Here is the trailer:
Below is my review for the Pixar short film, “La Luna”:
MOVIE SHORT REVIEW: “La Luna” is a 2011 Pixar short that is voiced by Krista Sheffler (Calendar Confloption [Short], My Movie Girl), Tony Fecile (Ratatouille, The Good Dinosaur), and Phil Sheridan. It is written and directed by Enrico Casarosa, and follows two men and a boy as they take a journey to the moon in order to sweep the stars that have fallen on it.
I do say that Pixar has original ideas a lot, but I have to restate that again with this short film. “La Luna” is one of the most original and captivating shorts that they have released thus far. Even though nothing was said or explained, I couldn’t help but feel engaged in what was going on. Three generations of moon sweepers who dust off some of the light on the moon is so interesting and new. The art style and visuals in this are amazing, and the musical score (done by Michael Giacchino) is fantastic. It was odd watching this come together and seeing the outcome of it all, as it really didn’t speak anything to me. I was just given an insight to a strange way of life that I will never forget. The ending is predictable, which would be my biggest issue, but overall I had a wonderful time seeing this. If you haven’t gotten the chance to watch this short film, I recommend you do, for it is a fresh and unique idea. FINAL SCORE: 94%= Juicy Popcorn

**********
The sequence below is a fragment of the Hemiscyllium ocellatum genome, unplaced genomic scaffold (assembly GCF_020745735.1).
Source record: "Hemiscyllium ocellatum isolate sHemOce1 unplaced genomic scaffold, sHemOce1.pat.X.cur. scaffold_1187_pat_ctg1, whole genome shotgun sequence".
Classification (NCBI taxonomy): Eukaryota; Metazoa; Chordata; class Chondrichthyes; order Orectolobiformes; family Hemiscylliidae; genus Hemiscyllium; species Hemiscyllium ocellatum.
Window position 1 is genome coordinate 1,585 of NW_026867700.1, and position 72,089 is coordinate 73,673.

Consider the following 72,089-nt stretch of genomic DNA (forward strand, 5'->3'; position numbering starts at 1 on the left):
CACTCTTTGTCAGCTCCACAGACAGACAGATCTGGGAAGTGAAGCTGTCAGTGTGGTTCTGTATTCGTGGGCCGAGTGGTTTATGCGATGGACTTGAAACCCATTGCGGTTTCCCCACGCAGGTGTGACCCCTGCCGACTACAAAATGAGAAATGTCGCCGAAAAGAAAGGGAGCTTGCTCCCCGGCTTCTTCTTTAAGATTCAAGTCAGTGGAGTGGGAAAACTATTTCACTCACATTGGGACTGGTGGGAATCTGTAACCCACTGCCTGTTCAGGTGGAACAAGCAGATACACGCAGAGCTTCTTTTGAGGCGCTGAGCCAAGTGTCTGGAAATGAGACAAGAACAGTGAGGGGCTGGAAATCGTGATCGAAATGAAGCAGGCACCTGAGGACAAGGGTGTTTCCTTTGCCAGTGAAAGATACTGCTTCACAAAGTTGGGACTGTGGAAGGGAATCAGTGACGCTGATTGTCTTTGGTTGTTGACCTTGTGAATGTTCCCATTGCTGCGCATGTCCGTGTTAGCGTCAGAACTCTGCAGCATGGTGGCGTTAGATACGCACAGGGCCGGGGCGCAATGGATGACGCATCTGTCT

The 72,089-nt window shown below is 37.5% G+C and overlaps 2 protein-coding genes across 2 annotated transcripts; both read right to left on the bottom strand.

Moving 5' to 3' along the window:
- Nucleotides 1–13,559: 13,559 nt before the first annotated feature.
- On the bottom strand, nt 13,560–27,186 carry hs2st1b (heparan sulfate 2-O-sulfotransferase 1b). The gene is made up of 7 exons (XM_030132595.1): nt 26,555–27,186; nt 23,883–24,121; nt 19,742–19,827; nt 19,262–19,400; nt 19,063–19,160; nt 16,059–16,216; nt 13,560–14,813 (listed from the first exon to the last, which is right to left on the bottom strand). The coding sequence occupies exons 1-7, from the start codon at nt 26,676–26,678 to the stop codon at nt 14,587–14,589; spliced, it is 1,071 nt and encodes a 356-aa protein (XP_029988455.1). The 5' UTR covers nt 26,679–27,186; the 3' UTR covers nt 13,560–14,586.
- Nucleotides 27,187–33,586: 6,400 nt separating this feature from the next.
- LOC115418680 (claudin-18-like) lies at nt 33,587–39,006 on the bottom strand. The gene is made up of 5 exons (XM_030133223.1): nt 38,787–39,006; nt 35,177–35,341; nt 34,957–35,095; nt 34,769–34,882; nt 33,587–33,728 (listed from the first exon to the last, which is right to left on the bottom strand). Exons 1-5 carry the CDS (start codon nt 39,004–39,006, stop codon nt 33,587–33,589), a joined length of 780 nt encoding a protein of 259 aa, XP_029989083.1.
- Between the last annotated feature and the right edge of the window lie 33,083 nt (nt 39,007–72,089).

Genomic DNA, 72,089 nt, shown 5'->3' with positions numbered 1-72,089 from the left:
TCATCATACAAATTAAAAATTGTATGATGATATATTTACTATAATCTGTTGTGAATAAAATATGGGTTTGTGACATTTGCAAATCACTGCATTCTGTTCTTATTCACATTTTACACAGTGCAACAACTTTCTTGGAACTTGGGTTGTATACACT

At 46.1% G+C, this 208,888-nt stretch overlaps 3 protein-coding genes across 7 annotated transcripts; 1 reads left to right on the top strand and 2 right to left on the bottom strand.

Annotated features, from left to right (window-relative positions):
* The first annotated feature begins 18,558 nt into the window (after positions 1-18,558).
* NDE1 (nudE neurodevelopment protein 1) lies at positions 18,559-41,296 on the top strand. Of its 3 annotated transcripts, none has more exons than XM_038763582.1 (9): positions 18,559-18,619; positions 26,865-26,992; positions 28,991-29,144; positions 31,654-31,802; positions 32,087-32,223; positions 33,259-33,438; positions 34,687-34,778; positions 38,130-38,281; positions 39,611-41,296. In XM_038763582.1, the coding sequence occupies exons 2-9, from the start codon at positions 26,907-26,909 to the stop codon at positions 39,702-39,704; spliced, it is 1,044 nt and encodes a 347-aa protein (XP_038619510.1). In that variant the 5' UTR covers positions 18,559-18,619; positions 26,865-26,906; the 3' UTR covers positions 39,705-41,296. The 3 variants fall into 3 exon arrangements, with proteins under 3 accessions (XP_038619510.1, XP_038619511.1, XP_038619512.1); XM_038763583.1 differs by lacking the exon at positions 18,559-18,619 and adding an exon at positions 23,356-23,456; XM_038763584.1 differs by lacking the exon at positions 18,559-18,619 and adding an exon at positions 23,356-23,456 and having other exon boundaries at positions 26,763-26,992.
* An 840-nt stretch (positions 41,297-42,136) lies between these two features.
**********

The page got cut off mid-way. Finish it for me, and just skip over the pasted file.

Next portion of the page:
Here is the short: